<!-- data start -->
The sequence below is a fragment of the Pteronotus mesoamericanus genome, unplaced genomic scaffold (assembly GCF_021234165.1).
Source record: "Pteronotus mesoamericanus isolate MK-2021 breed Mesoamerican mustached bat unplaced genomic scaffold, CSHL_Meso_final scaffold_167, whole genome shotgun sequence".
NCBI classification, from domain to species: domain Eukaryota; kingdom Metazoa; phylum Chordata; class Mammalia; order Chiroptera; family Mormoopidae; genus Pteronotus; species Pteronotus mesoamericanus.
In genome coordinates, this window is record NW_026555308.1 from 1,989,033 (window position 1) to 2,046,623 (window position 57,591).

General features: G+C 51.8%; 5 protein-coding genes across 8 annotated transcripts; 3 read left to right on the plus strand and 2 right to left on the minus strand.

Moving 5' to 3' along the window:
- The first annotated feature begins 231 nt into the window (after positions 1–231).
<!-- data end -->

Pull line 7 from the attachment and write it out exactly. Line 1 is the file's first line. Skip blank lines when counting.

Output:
- The first annotated feature begins 231 nt into the window (after positions 1–231).